I heard somewhere that if you do ordinary things, you’ll have ordinary stories. But what does it mean to be “extraordinary”? Is it breaking out of your comfort zone and going further than you’ve ever dreamed of going? Eventually, all of those places you’ve ever dreamt above become the ground below your feet, and suddenly there’s no place you can’t go.
I travel because it opens up my world. It changes my perspective, and I go to new places like a sponge, soaking in my surroundings and learning all that I can…
Choosing Morocco as my next travel destination was spontaneous and exciting. When I texted photographer, Chris Delorenzo (who I went to the Maldives with last summer), we literally had the whole world to choose from. But out of the many possibilities, there was always something about Morocco that intrigued me. Thoughts of Arabian Nights, Paulo Coelho’s The Alchemist, colorful rugs, camels trekking through the desert… the recent news about the massive and perfect swell that came to Taghazout… all of it came together in my mind that made Morocco the perfect destination to escape to for a little bit. So we booked our tickets, unsure where this journey would lead us, but excited in the pursuit of adventure.
The first half of our journey was spent road tripping from Marrakesh through the Atlas Mountains, all the way to the Merzouga dunes, close to Algeria’s border. We covered more than 800 miles of terrain by car, and in my opinion, there’s no better way to see a country. Every moment of the trip was a new experience; some kind of lesson on life and culture. For instance, getting to see Berbere nomads walking their goats through the desert, or learning some Arabic words, like “kayf halik”, how are you. Also, getting to put my four years of French studies to use was a lot of fun. It really made me appreciate the value of language, especially in the more rural areas where most interactions we had with the locals weren’t in English. It was an amazing experience, but I was eager to find my way to the ocean.
This story begins here, in Taghazout, Morocco. A coastal, surf-city south of Agadir.
Imagine waking up with the sunrise, light peeking through white curtains, with the distant sound of waves in the background. I’d get out of bed, slip on a swimsuit and wake up by stretching out on the balcony in a state of peace and with an eagerness to start a new day.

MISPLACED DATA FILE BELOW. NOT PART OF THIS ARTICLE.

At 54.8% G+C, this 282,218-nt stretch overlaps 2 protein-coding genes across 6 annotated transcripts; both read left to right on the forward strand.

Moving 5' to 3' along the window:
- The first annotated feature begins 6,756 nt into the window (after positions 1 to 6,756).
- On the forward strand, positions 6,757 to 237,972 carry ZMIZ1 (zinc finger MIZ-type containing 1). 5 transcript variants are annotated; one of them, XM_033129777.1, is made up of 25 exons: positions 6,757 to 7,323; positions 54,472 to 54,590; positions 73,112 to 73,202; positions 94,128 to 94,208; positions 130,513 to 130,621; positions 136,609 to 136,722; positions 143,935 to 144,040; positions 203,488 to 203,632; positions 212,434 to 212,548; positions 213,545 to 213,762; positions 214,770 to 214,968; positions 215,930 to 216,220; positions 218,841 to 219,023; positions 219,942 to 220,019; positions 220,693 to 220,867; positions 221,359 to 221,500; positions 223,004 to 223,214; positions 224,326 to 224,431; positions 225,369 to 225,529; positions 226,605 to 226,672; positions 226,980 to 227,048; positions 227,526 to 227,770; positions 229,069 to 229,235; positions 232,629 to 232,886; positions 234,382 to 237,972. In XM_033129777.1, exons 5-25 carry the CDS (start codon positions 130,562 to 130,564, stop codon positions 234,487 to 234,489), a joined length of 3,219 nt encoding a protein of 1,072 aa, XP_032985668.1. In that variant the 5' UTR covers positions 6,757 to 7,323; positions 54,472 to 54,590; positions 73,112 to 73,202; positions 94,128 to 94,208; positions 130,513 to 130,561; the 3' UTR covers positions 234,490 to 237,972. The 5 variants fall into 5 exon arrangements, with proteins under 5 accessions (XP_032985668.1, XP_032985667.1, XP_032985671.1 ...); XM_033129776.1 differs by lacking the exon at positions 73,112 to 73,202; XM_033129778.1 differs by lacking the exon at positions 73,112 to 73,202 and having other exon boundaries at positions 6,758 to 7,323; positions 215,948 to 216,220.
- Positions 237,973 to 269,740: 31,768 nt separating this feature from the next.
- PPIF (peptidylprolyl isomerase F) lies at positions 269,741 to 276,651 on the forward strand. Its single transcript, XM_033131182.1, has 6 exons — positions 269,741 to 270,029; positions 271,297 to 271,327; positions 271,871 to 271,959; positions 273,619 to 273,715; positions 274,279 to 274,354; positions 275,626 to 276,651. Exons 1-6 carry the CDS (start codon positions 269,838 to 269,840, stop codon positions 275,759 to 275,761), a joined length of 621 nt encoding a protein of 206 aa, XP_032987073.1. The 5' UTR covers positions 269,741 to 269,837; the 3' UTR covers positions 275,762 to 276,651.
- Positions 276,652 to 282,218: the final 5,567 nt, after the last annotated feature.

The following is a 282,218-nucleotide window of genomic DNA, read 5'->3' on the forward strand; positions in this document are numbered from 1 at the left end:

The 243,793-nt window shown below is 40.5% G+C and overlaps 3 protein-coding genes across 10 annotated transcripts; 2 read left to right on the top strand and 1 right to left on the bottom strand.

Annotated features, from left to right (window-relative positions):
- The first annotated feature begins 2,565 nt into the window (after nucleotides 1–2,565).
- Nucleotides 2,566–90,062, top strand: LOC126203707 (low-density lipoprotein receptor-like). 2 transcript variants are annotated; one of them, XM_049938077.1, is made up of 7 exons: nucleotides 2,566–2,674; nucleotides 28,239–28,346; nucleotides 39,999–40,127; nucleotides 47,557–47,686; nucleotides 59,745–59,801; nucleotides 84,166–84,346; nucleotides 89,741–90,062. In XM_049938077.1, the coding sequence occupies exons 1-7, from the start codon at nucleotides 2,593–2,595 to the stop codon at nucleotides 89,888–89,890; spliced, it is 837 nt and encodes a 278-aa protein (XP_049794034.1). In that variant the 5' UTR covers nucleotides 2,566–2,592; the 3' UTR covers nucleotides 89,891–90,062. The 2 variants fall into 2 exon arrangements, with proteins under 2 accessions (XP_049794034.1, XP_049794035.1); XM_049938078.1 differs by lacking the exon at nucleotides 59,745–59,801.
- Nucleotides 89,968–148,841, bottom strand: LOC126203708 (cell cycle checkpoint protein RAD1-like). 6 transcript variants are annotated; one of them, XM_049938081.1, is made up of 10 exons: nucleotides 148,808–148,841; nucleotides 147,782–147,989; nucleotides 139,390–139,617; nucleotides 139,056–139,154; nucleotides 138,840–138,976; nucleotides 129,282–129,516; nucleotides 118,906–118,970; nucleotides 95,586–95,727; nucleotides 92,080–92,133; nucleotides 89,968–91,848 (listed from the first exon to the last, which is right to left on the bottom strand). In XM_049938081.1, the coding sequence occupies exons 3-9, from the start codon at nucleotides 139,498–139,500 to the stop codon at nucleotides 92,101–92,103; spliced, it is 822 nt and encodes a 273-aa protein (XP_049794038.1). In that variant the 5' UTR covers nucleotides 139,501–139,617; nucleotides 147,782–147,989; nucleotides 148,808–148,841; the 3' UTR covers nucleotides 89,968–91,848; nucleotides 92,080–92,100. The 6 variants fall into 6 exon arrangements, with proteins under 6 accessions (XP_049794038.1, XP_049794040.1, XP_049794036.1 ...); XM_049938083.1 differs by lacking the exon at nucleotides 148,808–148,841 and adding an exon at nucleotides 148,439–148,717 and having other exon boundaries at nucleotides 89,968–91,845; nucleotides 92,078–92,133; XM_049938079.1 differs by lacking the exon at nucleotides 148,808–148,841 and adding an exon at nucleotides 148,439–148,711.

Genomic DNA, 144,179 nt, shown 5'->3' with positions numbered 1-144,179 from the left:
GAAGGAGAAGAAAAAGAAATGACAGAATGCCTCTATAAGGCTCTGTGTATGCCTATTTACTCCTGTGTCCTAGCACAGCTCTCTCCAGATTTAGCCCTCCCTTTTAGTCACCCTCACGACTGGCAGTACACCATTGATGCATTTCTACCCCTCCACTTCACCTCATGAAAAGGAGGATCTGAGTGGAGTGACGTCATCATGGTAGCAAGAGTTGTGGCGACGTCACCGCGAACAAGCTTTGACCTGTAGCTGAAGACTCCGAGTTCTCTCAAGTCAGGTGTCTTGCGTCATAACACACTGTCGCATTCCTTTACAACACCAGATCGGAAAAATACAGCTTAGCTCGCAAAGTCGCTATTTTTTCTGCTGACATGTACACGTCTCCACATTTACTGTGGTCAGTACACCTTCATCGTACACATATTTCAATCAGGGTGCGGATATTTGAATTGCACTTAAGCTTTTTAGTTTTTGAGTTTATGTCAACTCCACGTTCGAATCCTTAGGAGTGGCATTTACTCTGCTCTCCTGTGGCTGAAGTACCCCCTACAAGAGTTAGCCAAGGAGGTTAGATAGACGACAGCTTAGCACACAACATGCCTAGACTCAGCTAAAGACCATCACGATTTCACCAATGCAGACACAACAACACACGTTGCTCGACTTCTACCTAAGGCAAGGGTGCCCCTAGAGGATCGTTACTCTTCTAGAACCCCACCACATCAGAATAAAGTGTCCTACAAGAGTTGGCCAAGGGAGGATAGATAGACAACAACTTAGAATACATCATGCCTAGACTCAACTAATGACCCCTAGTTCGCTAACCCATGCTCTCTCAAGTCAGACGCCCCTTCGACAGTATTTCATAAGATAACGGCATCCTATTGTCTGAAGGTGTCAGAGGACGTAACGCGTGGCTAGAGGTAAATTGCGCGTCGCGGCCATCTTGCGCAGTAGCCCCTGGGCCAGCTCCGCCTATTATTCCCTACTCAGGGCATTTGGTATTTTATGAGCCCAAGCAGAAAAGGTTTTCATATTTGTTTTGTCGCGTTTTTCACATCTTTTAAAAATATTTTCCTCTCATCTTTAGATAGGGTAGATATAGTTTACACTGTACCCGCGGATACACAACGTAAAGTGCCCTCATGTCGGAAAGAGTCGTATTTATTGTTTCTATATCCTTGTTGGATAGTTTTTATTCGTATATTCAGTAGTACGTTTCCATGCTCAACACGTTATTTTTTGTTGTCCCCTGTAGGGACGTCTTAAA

Despite the hotels and ongoing projects for more tourism, most of Taghazout is local and undeveloped, and I’m glad that I was able to visit in a time where I could still experience the landscape in all its natural beauty.
Most of the coastline is untouched by human influence, mainly because of the cliffs and sand dunes right above the ocean that make it difficult to maneuver down to the beach. Most of the surf spots have a parking lot right off the main road, but the more low-key places require four-wheel drive and a bit of bumping around through fields of wildflowers and sand dunes.
The Taghazout experience consisted mainly of searching for waves; driving the scenic coastline and stopping wherever we wanted. It was fun to get off the paved road to reach places few people have gone before.
After spending the day in the ocean, we’d go for a stroll in the local village marketplace to grab something to eat, take in the scenery, and do a little souvenir shopping.
I love fruit stands, and it’s always interesting to me how each fruit stand is different when you travel to different countries. In Morocco, the main items frequenting fruit stands were mini bananas, oranges, and dates. They even had fresh orange juice that they’d squeeze on the spot, and sprinkle orange slices with a bit of cinnamon.
For me, travel is about the journey, not the destination. It was those long hours in the car, laughing and singing to Luke Bryan and Arabic music with Chris and Dustin, and our two guides. It was meeting new people along the way, from learning dance moves with children in the High Atlas villages, stopping to watch soccer games on the side of the road, and enjoying the novelty of using sugar cubes for mint tea. It was staying out to look up at the night sky and to feel small in the best way possible. Feeling like tourists, but trying to blend in. It was all a blur of new tastes, sounds, and feelings. And for me, there’s no better way to become inspired, and that’s what traveling is all about.